In The Dance of Intimacy, the bestselling author of The Dance of Anger outlines the steps to take so that good relationships can be strengthened and difficult ones can be healed. Taking a careful look at those relationships where intimacy is most challenged--by distance, intensity, or pain--she teaches us about the specific changes we can make to achieve a more solid sense of self and a more intimate connectedness with others. Combining clear advice with vivid case examples, Dr. Lerner offers us the most solid, helpful book on intimate relationships that both women and men may ever encounter.
This sensible self-help book draws on family-systems therapy in recommending thoughtful ``self-focus'' for women stuck in difficult relationships with either mates or families. Emphasizing that ``a truly intimate relationship is one in which we can be who we are, which means being open about ourselves,'' Lerner ( The Dance of Anger ; Women in Therapy ) highlights the importance of women defining themselves, their needs and limits, rather than reacting to anxiety unthinkingly--either by emotionally distancing themselves from problems or by overreacting. A staff psychologist and psychotherapist at the Menninger Clinic, Lerner illustrates her points with case studies from her family as well as her practice. To explore what unhelpful patterns of behavior may be passed down from past generations, she advises creating a genogram, or family diagram, going back to a person's grandparents or earlier. Lerner's book presumes at least an acquaintance with professional jargon but should be accessible to most readers of pop psychology. (Apr.) -- PUBLISHERS WEEKLY.
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March 28, 1997
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Excerpt from The Dance of Intimacy by Harriet G. Lerner
The Pursuit of Intimacy: Is It. Women's Work
I was cleaning my attic when I came across a poem I wrote during my sophomore year of college in Madison, Wisconsin. I vaguely recalled the brief attachment that inspired these lines -- a steamy start which turned into an unbridgeable distance before either of us knew what was happening:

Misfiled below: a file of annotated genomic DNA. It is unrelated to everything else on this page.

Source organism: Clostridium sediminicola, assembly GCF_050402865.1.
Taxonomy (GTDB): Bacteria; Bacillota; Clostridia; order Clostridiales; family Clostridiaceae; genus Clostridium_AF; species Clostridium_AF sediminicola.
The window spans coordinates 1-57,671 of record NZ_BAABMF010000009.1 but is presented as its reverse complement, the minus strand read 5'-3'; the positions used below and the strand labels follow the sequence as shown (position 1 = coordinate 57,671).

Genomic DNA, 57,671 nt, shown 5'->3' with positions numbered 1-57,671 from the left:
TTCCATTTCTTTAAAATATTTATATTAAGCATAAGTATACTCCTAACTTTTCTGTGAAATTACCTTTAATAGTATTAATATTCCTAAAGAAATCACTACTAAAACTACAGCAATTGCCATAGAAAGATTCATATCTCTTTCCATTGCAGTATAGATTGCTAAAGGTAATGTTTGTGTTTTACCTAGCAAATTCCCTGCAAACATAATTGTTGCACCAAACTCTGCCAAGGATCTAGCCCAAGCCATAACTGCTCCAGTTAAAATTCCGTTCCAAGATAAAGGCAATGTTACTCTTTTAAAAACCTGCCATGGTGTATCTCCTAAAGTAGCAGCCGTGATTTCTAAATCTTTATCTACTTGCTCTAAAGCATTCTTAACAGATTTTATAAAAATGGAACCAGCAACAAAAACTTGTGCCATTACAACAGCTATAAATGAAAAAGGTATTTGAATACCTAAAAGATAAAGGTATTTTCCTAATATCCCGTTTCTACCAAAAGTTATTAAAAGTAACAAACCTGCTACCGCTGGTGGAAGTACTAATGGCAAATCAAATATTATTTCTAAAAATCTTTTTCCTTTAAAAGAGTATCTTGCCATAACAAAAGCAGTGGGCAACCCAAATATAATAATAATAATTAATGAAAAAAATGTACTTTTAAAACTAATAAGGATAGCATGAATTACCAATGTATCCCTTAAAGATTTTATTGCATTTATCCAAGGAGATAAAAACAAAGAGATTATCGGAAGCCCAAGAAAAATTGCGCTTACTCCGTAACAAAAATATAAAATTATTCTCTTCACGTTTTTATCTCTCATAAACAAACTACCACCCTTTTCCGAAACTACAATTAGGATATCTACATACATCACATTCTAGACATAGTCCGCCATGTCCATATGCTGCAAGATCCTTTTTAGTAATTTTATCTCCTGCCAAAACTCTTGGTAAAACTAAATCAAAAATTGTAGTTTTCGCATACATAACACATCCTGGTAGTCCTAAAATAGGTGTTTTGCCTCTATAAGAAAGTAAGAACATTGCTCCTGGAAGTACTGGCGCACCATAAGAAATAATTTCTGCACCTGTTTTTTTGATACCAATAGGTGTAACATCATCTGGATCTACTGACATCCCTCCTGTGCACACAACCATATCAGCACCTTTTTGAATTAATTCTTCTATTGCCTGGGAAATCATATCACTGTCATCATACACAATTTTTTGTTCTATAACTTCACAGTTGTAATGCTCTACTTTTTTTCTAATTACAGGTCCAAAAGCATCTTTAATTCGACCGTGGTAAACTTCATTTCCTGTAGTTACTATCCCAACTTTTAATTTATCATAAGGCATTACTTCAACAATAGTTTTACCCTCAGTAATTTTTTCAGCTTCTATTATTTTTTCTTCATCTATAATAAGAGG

Once you held me so hard
and we were so close
that belly to belly we fused
passed through each other and back
to back stood strangers again.
Neither the poem nor the romance was memorable, and my words certainly did not capture the anguish I felt when an initially blissful relationship failed. But I was reminded of what intimacy is not. And also what it is.
"All beginnings are lovely," a French proverb reminds us, but intimacy is not about that initial "Velcro stage" of relationships. It is when we stay in a relationship over time whether by necessity or choice-that our capacity for intimacy is truly put to the test. It is only in long-term relationships that we are called upon to navigate that delicate balance between separateness and connectedness and that we confront the challenge of sustaining both-without losing either when the going gets rough.
Nor is intimacy the same as intensity, although we are a culture that confuses these two words. Intense feelings-no matter how positive-are hardly a measure of true and enduring closeness. In fact, intense feelings may block us from taking a careful and objective look at the dance we are doing with significant people in our lives. And as my poem illustrates, intense togetherness can easily flip into intense distance-or intense conflict, for that matter.
Finally, the challenge of intimacy is by no means limited to the subject of men, marriage, or romantic encounters, although some of us may equate "intimacy" with images of blissful heterosexual pairings. A primary commitment to a man reflects only one opportunity for intimacy in a world that is rich with possibilities for connectedness and attachment.
Whatever your own definition of intimacy, this book is designed to challenge and enlarge it. It will not teach you things to do to make him (or her) admire you. It does not provide guidelines for a love-in. It is not even about feeling close in the usual and immediate sense of the word. And certainly it is not about changing the other person, which is not possible. Instead, it is a book about making responsible and lasting changes that enhance our capacity for genuine closeness over the long haul.